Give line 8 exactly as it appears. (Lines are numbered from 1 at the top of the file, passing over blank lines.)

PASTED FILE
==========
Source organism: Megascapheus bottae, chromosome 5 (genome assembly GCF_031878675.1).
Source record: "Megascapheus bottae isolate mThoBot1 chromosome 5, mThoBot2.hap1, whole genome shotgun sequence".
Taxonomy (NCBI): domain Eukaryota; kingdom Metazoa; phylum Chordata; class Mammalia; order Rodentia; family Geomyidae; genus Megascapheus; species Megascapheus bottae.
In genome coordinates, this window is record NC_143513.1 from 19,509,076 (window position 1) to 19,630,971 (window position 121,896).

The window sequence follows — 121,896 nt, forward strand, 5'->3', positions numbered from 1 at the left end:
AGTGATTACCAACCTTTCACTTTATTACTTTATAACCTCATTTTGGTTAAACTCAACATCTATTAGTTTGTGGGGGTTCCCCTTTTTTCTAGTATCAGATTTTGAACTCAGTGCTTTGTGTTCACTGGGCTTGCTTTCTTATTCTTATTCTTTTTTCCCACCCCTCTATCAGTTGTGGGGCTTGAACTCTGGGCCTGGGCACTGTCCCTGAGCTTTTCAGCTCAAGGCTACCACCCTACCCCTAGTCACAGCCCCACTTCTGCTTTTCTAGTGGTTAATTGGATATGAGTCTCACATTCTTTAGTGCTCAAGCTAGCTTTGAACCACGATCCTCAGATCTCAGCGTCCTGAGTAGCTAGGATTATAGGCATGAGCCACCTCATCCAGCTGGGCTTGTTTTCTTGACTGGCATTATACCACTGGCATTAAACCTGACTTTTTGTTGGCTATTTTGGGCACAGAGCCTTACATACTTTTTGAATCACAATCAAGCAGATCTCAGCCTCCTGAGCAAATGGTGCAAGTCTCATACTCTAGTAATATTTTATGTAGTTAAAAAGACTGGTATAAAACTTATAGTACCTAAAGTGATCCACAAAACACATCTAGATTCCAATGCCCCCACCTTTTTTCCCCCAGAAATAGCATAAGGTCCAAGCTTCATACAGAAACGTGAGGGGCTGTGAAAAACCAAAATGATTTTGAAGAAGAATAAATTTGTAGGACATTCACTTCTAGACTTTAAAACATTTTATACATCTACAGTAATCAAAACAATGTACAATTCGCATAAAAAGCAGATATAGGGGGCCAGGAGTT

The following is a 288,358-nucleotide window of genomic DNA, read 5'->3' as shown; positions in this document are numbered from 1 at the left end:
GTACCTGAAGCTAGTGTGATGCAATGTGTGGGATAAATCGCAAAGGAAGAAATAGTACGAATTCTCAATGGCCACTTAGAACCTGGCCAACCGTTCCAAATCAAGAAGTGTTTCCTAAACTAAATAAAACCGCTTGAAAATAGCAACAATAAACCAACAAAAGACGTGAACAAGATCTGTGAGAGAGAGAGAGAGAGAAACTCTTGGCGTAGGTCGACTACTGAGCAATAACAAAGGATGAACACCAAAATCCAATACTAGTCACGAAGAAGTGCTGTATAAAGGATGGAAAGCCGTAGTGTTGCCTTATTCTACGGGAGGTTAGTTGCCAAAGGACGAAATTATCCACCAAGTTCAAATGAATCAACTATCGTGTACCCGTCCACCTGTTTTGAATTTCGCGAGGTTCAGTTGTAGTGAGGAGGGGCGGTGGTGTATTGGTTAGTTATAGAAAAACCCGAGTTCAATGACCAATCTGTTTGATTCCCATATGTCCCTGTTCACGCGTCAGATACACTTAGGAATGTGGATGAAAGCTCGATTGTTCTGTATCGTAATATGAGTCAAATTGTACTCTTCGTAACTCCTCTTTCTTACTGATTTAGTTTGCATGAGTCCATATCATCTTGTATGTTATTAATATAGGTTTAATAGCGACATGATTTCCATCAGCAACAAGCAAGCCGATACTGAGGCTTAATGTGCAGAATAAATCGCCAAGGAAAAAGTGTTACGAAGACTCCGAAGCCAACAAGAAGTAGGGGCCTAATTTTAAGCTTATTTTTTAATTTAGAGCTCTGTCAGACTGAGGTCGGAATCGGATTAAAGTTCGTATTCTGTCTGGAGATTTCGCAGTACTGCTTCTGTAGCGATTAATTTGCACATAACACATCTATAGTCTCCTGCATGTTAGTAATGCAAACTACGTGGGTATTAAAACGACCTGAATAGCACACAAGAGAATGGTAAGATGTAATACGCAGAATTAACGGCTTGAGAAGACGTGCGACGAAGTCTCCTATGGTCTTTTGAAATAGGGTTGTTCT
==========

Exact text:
GTACCTGAAGCTAGTGTGATGCAATGTGTGGGATAAATCGCAAAGGAAGAAATAGTACGAATTCTCAATGGCCACTTAGAACCTGGCCAACCGTTCCAAATCAAGAAGTGTTTCCTAAACTAAATAAAACCGCTTGAAAATAGCAACAATAAACCAACAAAAGACGTGAACAAGATCTGTGAGAGAGAGAGAGAGAGAAACTCTTGGCGTAGGTCGACTACTGAGCAATAACAAAGGATGAACACCAAAATCCAATACTAGTCACGAAGAAGTGCTGTATAAAGGATGGAAAGCCGTAGTGTTGCCTTATTCTACGGGAGGTTAGTTGCCAAAGGACGAAATTATCCACCAAGTTCAAATGAATCAACTATCGTGTACCCGTCCACCTGTTTTGAATTTCGCGAGGTTCAGTTGTAGTGAGGAGGGGCGGTGGTGTATTGGTTAGTTATAGAAAAACCCGAGTTCAATGACCAATCTGTTTGATTCCCATATGTCCCTGTTCACGCGTCAGATACACTTAGGAATGTGGATGAAAGCTCGATTGTTCTGTATCGTAATATGAGTCAAATTGTACTCTTCGTAACTCCTCTTTCTTACTGATTTAGTTTGCATGAGTCCATATCATCTTGTATGTTATTAATATAGGTTTAATAGCGACATGATTTCCATCAGCAACAAGCAAGCCGATACTGAGGCTTAATGTGCAGAATAAATCGCCAAGGAAAAAGTGTTACGAAGACTCCGAAGCCAACAAGAAGTAGGGGCCTAATTTTAAGCTTATTTTTTAATTTAGAGCTCTGTCAGACTGAGGTCGGAATCGGATTAAAGTTCGTATTCTGTCTGGAGATTTCGCAGTACTGCTTCTGTAGCGATTAATTTGCACATAACACATCTATAGTCTCCTGCATGTTAGTAATGCAAACTACGTGGGTATTAAAACGACCTGAATAGCACACAAGAGAATGGTAAGATGTAATACGCAGAATTAACGGCTTGAGAAGACGTGCGACGAAGTCTCCTATGGTCTTTTGAAATAGGGTTGTTCT